Originally published in Palate Press: The online wine magazine By Erika Szymanski
Have you met Brett? Brett is mentioned so often in the wine industry that you might think he’s Robert Parker’s protégé nephew. Not so, but the truth is just as controversial.
Brett, known technically as Brettanomyces bruxellensis, is a yeast. That puts it into the same category as our old friend Saccharomyces cerevisiae, used for millennia to ferment juice into wine, and make bread rise.
Brettanomyces can ferment, too. It was first discovered in beer (as a cause of spoilage in an English ale, hence the name which means “British fungus”) and is used to advantage by some adventurous brewers in sour ales.
In wine, though, Brett is never added on purpose, but often finds its way in by accident. The “stealth bug” of the wine microbial crowd, Brett grows very slowly and can survive on remarkably slim pickings: the tiny amount of sugar found in “dry” wines, ethanol (yes, it can use alcohol as an energy source), acetic acid, and even the cellulose in wood.
If you’ve ever tried sour ale, you have an inkling of the flavors associated with Brett. One of those flavors, naturally, is sour: Brett can produce gobs of acetic acid, the same acid that gives vinegar its tang. Long before it tries to turn wine into vinegar, however, Brett throws off troublesome smelly compounds that clearly mark its presence: 4-ethylphenol (4-EP), 4-ethylguaicaol (4-EG), and isovaleric acid, among a few less notable others. “Unique” is the nicest way to describe these aromas. At best, you might call them “spicy” and “leather;” at higher concentrations, “barnyard” and “horsey;” at worst, “wet dog” and even “sewage.”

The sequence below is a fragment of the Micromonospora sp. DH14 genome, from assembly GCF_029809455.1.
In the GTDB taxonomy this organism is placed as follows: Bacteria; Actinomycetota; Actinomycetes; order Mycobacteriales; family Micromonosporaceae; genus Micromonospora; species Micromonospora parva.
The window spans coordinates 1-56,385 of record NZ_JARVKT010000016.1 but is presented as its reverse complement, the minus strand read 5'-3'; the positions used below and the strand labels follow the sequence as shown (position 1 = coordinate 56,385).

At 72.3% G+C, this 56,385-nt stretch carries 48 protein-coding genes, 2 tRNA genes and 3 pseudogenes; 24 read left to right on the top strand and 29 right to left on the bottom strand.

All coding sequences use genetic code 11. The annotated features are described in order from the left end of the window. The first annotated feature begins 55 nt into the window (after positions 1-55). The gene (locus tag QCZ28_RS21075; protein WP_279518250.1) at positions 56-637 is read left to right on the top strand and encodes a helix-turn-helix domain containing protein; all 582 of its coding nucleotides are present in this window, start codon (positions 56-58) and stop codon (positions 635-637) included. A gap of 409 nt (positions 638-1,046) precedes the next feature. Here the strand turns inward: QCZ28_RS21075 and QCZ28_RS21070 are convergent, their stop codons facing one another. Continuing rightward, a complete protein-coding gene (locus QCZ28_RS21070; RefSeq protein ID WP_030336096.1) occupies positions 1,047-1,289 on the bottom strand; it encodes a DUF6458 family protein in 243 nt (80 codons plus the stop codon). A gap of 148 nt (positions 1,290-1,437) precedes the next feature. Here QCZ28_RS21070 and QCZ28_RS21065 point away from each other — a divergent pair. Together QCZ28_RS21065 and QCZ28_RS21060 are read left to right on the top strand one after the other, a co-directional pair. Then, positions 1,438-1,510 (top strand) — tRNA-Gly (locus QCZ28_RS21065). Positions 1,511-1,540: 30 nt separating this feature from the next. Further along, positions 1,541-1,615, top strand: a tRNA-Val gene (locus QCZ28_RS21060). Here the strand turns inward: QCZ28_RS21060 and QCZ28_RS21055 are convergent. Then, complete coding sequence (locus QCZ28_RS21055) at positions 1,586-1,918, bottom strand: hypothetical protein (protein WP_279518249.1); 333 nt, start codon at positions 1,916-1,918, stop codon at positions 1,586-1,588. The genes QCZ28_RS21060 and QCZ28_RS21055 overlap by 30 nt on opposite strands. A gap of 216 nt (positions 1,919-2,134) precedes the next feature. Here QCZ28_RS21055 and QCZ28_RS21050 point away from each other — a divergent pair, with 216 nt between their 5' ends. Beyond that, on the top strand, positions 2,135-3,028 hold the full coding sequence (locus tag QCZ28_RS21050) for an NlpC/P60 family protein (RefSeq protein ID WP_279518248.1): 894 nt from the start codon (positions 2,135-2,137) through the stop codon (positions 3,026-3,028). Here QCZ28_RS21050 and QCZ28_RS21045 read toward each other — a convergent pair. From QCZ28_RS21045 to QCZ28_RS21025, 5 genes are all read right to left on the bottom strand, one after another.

Spice and even occasionally leather can be appealing in some wines, but horsey or sewage odors are certainly not a compliment. Whether Brett character in a wine is good, bad, or acceptable is like the debate over what constitutes “real” barbeque among Southerners: the argument is a matter of subjectivity and taste, meaning no one can ever win.
Historically, the French Rhône Valley has been associated with reds containing Brett. Some prominent houses—Château de Beaucastel perhaps most famously—are so well known for a certain degree of Brett influence that it defines part of the house style. The key words there are “a certain degree.” Admirers say that a little bit of Brett–the spicy rather than the sewage end of the spectrum–contributes to an earthy texture and accentuates terroir. Others—notably most Americans—claim the exact opposite, that Brett destroys both fruit and character.
So what if you do want a some of these characteristics in your wine? Could you just throw a little in?